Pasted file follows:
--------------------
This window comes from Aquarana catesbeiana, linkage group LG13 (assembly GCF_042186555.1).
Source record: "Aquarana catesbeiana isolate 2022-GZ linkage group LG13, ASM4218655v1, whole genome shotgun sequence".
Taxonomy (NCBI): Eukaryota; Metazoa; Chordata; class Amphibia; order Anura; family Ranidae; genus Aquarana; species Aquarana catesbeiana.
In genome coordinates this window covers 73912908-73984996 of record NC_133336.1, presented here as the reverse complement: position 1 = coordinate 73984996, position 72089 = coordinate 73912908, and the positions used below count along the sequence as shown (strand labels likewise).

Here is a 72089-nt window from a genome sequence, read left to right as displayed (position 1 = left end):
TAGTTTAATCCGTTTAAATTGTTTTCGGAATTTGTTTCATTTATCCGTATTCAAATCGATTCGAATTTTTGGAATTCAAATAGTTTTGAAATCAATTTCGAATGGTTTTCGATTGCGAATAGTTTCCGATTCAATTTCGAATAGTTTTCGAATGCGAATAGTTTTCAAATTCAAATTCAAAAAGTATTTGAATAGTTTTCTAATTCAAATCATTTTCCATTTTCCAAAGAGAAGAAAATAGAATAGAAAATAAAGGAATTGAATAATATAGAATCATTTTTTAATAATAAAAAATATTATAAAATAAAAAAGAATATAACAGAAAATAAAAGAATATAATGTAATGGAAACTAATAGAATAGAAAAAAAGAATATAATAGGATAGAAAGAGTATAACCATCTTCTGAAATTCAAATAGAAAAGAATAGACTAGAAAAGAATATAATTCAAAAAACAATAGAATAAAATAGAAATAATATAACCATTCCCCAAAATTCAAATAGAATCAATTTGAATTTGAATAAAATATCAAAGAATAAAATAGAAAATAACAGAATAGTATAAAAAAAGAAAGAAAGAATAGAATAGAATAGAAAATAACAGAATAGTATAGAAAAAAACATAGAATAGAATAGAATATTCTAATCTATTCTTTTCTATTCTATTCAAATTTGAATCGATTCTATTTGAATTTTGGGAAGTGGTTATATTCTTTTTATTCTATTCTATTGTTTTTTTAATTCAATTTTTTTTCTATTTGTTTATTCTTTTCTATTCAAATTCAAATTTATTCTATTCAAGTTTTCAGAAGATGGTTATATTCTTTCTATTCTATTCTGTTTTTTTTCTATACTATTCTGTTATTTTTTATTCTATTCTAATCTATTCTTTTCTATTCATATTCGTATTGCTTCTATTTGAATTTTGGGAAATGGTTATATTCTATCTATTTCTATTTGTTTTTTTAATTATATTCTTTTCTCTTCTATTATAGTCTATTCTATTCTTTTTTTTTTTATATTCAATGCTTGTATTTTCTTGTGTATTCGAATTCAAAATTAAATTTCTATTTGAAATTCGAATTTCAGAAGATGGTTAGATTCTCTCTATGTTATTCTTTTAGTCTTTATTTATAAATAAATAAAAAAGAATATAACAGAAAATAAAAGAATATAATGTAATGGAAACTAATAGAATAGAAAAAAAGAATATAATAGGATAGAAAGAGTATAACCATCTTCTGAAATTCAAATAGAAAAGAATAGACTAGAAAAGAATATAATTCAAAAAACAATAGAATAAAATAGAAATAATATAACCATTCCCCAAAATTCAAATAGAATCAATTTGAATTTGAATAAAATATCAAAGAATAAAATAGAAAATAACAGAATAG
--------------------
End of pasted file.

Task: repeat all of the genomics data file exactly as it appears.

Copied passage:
This window comes from Aquarana catesbeiana, linkage group LG13 (assembly GCF_042186555.1).
Source record: "Aquarana catesbeiana isolate 2022-GZ linkage group LG13, ASM4218655v1, whole genome shotgun sequence".
Taxonomy (NCBI): Eukaryota; Metazoa; Chordata; class Amphibia; order Anura; family Ranidae; genus Aquarana; species Aquarana catesbeiana.
In genome coordinates this window covers 73912908-73984996 of record NC_133336.1, presented here as the reverse complement: position 1 = coordinate 73984996, position 72089 = coordinate 73912908, and the positions used below count along the sequence as shown (strand labels likewise).

Here is a 72089-nt window from a genome sequence, read left to right as displayed (position 1 = left end):
TAGTTTAATCCGTTTAAATTGTTTTCGGAATTTGTTTCATTTATCCGTATTCAAATCGATTCGAATTTTTGGAATTCAAATAGTTTTGAAATCAATTTCGAATGGTTTTCGATTGCGAATAGTTTCCGATTCAATTTCGAATAGTTTTCGAATGCGAATAGTTTTCAAATTCAAATTCAAAAAGTATTTGAATAGTTTTCTAATTCAAATCATTTTCCATTTTCCAAAGAGAAGAAAATAGAATAGAAAATAAAGGAATTGAATAATATAGAATCATTTTTTAATAATAAAAAATATTATAAAATAAAAAAGAATATAACAGAAAATAAAAGAATATAATGTAATGGAAACTAATAGAATAGAAAAAAAGAATATAATAGGATAGAAAGAGTATAACCATCTTCTGAAATTCAAATAGAAAAGAATAGACTAGAAAAGAATATAATTCAAAAAACAATAGAATAAAATAGAAATAATATAACCATTCCCCAAAATTCAAATAGAATCAATTTGAATTTGAATAAAATATCAAAGAATAAAATAGAAAATAACAGAATAGTATAAAAAAAGAAAGAAAGAATAGAATAGAATAGAAAATAACAGAATAGTATAGAAAAAAACATAGAATAGAATAGAATATTCTAATCTATTCTTTTCTATTCTATTCAAATTTGAATCGATTCTATTTGAATTTTGGGAAGTGGTTATATTCTTTTTATTCTATTCTATTGTTTTTTTAATTCAATTTTTTTTCTATTTGTTTATTCTTTTCTATTCAAATTCAAATTTATTCTATTCAAGTTTTCAGAAGATGGTTATATTCTTTCTATTCTATTCTGTTTTTTTTCTATACTATTCTGTTATTTTTTATTCTATTCTAATCTATTCTTTTCTATTCATATTCGTATTGCTTCTATTTGAATTTTGGGAAATGGTTATATTCTATCTATTTCTATTTGTTTTTTTAATTATATTCTTTTCTCTTCTATTATAGTCTATTCTATTCTTTTTTTTTTTATATTCAATGCTTGTATTTTCTTGTGTATTCGAATTCAAAATTAAATTTCTATTTGAAATTCGAATTTCAGAAGATGGTTAGATTCTCTCTATGTTATTCTTTTAGTCTTTATTTATAAATAAATAAAAAAGAATATAACAGAAAATAAAAGAATATAATGTAATGGAAACTAATAGAATAGAAAAAAAGAATATAATAGGATAGAAAGAGTATAACCATCTTCTGAAATTCAAATAGAAAAGAATAGACTAGAAAAGAATATAATTCAAAAAACAATAGAATAAAATAGAAATAATATAACCATTCCCCAAAATTCAAATAGAATCAATTTGAATTTGAATAAAATATCAAAGAATAAAATAGAAAATAACAGAATAG